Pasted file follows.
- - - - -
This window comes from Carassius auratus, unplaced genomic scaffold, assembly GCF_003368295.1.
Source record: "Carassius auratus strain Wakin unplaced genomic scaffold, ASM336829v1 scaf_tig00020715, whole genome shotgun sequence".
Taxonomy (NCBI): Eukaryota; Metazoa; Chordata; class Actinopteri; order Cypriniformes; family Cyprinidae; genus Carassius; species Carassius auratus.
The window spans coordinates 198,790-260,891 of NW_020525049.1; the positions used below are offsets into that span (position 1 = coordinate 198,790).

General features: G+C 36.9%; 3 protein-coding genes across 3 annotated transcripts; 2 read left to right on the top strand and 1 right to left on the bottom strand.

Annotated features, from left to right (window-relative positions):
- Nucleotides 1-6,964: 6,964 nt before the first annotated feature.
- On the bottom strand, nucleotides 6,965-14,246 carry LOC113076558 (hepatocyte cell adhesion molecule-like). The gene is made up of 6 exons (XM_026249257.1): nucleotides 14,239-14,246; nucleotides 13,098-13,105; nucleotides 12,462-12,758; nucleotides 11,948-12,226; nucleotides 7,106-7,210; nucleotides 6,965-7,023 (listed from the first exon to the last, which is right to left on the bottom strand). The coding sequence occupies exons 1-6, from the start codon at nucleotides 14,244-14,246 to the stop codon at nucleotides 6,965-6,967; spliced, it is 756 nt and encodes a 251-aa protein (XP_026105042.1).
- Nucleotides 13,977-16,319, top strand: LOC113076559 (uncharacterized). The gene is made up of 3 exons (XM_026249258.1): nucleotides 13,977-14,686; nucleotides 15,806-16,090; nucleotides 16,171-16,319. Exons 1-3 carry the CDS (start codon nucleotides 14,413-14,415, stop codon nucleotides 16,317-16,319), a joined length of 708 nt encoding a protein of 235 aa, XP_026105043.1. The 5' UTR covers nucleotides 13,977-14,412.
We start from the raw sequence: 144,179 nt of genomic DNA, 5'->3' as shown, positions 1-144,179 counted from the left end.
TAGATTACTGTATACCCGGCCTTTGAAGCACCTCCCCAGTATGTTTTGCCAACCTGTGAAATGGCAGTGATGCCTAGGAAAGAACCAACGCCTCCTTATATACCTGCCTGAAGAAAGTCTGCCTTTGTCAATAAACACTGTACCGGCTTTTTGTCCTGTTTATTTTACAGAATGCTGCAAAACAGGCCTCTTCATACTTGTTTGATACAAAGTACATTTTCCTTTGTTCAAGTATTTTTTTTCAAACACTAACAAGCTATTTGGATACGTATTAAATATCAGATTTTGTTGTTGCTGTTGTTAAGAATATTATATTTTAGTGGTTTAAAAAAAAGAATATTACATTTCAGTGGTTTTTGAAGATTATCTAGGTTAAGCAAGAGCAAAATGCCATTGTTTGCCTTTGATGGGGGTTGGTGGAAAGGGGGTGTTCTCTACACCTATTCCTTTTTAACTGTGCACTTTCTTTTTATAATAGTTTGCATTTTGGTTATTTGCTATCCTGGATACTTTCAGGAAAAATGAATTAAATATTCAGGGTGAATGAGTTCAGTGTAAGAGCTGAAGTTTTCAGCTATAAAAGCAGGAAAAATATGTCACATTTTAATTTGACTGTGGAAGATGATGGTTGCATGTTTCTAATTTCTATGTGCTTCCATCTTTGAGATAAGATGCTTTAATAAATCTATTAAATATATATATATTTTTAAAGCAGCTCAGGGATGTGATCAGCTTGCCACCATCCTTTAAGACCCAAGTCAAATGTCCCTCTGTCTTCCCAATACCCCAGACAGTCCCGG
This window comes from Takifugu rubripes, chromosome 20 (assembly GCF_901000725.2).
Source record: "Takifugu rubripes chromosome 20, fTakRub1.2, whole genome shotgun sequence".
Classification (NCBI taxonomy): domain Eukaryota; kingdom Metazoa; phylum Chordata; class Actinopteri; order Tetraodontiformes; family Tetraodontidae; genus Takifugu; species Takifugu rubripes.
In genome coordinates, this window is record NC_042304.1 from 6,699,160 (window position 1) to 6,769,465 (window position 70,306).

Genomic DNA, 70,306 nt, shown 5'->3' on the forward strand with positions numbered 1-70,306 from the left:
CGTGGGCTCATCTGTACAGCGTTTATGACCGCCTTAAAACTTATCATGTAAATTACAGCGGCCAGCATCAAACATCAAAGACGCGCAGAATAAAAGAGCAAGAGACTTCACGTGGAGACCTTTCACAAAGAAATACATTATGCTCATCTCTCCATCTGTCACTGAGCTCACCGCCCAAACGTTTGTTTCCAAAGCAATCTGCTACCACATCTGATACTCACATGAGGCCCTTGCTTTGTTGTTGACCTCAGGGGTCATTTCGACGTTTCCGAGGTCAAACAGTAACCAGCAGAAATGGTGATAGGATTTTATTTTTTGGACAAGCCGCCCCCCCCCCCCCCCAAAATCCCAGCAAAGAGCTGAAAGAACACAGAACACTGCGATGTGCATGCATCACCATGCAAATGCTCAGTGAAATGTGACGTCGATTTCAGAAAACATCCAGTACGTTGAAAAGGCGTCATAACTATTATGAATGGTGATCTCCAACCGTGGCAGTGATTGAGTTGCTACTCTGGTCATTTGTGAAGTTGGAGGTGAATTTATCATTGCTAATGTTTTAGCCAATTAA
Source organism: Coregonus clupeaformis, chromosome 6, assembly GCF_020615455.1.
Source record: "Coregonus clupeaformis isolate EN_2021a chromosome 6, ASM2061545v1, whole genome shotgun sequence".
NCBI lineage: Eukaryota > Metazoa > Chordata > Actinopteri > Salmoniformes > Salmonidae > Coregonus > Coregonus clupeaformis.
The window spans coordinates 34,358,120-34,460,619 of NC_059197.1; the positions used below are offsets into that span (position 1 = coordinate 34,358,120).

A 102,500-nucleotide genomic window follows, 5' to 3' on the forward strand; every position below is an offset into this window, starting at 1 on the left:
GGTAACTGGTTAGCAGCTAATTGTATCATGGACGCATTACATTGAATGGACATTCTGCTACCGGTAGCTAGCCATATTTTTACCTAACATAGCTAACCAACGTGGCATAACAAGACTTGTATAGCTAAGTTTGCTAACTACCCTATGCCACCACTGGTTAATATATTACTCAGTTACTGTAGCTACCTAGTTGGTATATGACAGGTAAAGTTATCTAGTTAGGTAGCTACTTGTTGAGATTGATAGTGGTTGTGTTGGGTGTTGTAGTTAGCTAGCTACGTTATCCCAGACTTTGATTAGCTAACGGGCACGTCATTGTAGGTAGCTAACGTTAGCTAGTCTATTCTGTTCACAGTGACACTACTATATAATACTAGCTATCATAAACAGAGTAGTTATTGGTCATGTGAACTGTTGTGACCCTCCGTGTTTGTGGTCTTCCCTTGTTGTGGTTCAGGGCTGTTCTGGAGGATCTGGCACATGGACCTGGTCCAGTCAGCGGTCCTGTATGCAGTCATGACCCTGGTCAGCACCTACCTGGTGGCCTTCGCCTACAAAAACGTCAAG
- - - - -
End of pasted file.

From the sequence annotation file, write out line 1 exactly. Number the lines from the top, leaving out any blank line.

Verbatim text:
This window comes from Carassius auratus, unplaced genomic scaffold, assembly GCF_003368295.1.